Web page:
Non-profit public policy research foundation in Washington, DC
See also:
  • FreedomPedia
  • Cato Institute

    The Cato Institute is an American libertarian think tank headquartered in Washington, D.C. It was founded as the Charles Koch Foundation in 1974 by Ed Crane, Murray Rothbard, and Charles Koch, chairman of the board and chief executive officer of the conglomerate Koch Industries. In July 1976, the name was changed to the Cato Institute. Cato was established to have a focus on public advocacy, media exposure and societal influence.[8] According to the 2014 Global Go To Think Tank Index Report (Think Tanks and Civil Societies Program, University of Pennsylvania), Cato is number 16 in the "Top Think Tanks Worldwide" and number 8 in the "Top Think Tanks in the United States". Cato also topped the 2014 list of the budget-adjusted ranking of international development think tanks.

    Home Page

    Cato Institute | Individual Liberty, Free Markets, and Peace
    Sections include commentary, daily podcast, books, journals, studies, events, Cato University and research areas (education, energy, environment, finance, foreign policy, health care, immigration, civil liberties, social security, taxes, trade and more)

    Address

    Washington, DC

    Conferences and Conventions

    19 Aug 2004, Cato Policy Forum, in Washington, D.C.

    Awards Granted

    2002 Milton Friedman Prize for Advancing Liberty, The Milton Friedman Prize for Advancing Liberty, 9 May 2002
    "Professor Bauer was chosen for his pioneering work in the field of development economics, where he stood virtually alone for many years as a critic of state-led development policy with its emphasis on central planning and external foreign aid."
    Related Topic: Peter T. Bauer
    2004 Milton Friedman Prize for Advancing Liberty, The Milton Friedman Prize for Advancing Liberty, 1 Apr 2004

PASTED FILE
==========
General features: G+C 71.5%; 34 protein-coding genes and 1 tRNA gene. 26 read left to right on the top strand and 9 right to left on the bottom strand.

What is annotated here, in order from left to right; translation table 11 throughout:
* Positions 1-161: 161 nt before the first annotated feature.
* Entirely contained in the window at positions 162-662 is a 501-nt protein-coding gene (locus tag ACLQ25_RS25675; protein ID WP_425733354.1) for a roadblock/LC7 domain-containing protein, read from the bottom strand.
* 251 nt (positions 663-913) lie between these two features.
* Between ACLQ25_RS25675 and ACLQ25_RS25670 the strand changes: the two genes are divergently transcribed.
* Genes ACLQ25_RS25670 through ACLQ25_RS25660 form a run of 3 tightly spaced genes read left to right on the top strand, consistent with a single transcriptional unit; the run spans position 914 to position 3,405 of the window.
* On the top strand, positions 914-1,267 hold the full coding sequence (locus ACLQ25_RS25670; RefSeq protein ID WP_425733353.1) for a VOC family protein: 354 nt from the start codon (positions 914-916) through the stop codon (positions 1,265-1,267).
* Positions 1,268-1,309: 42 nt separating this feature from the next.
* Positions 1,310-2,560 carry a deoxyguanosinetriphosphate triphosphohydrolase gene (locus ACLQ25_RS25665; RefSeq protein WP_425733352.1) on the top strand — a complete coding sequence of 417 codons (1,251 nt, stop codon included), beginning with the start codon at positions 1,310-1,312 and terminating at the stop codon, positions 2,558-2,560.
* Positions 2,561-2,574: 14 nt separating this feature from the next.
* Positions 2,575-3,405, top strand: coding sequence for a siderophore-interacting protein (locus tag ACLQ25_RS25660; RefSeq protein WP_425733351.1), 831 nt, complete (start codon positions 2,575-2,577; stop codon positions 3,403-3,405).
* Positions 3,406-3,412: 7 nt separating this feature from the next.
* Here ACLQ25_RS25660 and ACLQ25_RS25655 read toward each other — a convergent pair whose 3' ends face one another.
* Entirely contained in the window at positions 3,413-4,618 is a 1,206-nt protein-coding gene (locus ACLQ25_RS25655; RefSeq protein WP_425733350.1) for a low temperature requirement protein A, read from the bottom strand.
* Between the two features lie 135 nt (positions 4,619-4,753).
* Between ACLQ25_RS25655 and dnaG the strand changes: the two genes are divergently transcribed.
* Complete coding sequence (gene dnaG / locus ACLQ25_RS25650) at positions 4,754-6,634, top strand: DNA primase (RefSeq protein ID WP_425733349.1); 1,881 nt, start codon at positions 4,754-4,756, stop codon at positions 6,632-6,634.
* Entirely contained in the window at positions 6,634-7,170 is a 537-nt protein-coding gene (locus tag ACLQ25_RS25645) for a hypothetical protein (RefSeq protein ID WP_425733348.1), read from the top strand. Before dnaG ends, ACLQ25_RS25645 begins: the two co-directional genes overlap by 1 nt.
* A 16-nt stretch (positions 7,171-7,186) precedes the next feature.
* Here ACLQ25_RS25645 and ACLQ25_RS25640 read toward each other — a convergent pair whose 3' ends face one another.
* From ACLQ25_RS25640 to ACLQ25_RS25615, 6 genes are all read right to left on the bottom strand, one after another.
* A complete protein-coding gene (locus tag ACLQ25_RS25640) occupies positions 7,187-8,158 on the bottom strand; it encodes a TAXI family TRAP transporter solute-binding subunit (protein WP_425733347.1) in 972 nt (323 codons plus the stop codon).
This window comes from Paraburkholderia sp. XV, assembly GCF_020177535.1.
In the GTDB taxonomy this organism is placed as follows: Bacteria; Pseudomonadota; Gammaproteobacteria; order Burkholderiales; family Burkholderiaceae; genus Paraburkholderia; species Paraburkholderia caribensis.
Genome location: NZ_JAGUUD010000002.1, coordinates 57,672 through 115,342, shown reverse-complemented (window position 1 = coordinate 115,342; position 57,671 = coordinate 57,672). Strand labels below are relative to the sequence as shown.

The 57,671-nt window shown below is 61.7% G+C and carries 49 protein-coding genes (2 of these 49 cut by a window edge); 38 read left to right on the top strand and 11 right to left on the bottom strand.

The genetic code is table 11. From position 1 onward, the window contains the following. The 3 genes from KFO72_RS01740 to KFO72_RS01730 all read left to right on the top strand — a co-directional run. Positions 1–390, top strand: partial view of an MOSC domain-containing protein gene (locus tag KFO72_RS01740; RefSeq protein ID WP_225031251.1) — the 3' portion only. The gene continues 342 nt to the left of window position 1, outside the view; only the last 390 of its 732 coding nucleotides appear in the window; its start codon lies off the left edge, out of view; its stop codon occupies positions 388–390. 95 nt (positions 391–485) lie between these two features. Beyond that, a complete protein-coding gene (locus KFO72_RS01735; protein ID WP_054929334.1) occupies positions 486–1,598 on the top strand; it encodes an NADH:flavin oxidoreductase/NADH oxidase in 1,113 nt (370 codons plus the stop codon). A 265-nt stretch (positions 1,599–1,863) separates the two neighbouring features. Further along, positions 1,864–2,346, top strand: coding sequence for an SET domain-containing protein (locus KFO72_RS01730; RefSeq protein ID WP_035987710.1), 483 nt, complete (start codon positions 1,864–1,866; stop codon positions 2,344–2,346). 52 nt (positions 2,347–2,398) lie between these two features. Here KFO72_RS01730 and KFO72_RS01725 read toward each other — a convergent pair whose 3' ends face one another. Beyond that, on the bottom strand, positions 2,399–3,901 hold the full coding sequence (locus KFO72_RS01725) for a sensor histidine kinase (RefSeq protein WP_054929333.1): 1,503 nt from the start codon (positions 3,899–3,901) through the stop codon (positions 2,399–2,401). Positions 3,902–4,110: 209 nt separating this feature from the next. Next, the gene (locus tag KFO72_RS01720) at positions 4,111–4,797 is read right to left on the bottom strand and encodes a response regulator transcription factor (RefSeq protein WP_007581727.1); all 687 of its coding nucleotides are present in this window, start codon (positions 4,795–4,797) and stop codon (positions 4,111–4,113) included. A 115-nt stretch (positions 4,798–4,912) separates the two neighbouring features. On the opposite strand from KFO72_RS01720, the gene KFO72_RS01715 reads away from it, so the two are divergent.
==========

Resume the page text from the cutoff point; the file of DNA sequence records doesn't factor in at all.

"Beginning in his native Peru, de Soto has focused on a revolutionary concept that is having repercussions throughout the world's poor countries: the lack of formal property rights as the source of poverty in poor countries. His decades of pioneering work, for presidents and in the streets on behalf of property rights for the poor, have led to global acclaim."
    Related Topic: Hernando de Soto
    The Milton Friedman Prize for Advancing Liberty
    Biennial award given by the Cato Institute, in honor of Milton Friedman, to an individual who has made a significant contribution to advance human freedom.
    Related Topic: Milton Friedman

    Staff and Associates

    Charles W. AdamsAdjunct scholar (1996-1998)
    Dominick T. ArmentanoAdjunct Scholar
    Doug BandowSenior Fellow
    Randy E. BarnettSenior Fellow
    David BoazExecutive Vice President
    Donald J. BoudreauxAdjunct Scholar
    Ted Galen CarpenterVice President for Defense and Foreign Policy Studies
    Edward H. Crane IIIFounder and President, 1977-2012
    Richard A. EpsteinAdjunct Scholar
    Robert HiggsAdjunct Scholar
    Jeffrey Rogers HummelAdjunct Scholar
    Penn JilletteH.L. Mencken Research Fellow
    Daniel B. KleinAdjunct Scholar
    David H. KochMember, Board of Directors
    David B. KopelAssociate Policy Analyst
    Tibor R. MachanAdjunct Scholar